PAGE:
One focus of the hearing was the findings and recommendations of a joint study by NACDL and The Heritage Foundation, “Without Intent: How Congress is Eroding the Criminal Intent Requirement in Federal Law.” “Without Intent” is an impressive, non-partisan report that can serve as a road map towards better criminal-law legislation. The study raises important questions about the proper role of federal criminal law, the appropriate drafting of criminal statutes and regulations, and the growing trend of criminalization by administrative agencies. It also documents problems I noted at last year’s hearing: the deterioration of specificity in criminal law standards and a shocking disappearance of the common-law requirement of mens rea. Through an analysis of the criminal legislation introduced and passed in a single Congress, the report quantifies how Congress’s legislative process regularly leads to the enactment of vague, overbroad criminal offenses that lack adequate mens rea, or guilty-mind, requirements.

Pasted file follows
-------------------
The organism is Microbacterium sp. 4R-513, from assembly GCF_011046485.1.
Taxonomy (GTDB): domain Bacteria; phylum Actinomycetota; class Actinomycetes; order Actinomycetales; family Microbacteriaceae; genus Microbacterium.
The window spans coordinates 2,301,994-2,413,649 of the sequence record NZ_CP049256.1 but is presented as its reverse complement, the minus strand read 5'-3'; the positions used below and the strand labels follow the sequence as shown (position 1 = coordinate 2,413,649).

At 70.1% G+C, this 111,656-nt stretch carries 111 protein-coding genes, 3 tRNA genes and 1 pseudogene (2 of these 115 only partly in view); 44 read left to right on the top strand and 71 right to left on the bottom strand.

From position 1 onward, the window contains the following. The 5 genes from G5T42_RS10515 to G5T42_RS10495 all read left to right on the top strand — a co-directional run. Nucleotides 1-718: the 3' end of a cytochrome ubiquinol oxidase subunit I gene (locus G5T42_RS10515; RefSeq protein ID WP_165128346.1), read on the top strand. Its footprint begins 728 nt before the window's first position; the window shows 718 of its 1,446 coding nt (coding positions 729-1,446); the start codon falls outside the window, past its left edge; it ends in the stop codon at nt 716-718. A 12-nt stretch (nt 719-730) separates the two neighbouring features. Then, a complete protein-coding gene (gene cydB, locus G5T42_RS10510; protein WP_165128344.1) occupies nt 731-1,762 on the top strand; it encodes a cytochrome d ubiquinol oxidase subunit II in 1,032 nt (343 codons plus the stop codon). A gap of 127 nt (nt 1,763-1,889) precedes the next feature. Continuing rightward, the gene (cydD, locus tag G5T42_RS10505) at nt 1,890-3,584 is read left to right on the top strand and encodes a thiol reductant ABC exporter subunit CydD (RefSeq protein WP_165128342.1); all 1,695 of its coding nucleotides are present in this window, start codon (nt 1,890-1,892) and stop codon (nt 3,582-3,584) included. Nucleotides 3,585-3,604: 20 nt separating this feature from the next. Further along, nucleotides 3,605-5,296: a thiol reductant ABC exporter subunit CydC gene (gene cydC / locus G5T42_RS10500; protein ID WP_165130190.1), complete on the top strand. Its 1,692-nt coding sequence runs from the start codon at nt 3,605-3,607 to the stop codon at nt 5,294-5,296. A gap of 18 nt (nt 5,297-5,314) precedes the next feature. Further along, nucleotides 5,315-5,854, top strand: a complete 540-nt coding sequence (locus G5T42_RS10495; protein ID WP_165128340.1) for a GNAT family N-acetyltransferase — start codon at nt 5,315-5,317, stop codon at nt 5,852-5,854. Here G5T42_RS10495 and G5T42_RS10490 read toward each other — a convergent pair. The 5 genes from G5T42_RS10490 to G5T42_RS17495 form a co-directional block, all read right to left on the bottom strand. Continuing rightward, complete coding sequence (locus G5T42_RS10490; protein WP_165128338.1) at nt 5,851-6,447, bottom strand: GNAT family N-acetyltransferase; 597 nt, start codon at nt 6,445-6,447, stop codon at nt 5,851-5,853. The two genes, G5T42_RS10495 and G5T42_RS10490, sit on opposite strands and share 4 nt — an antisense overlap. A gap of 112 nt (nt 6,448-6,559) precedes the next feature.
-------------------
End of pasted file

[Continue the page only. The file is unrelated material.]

Under historical principles of justice, a person has committed a crime only if he intentionally did a wrongful act with wrongful intent. In other words, there is a crucial difference between a mere accident and a crime. Historically, a mens rea element, such as specific intent, willful intent, and knowledge of the specific facts constituting an offense, was a part of almost every common-law crime.

More and more, however, modern criminal law has forsaken the guilty-mind requirement. This is a dangerous and alarming trend. Mens rea plays an important role in protecting those who do not intend to commit wrongful or criminal acts from conviction and punishment. Without its safeguards, honest citizens are at risk of falling into traps and being victimized and criminalized by poorly crafted legislation and overzealous prosecutors.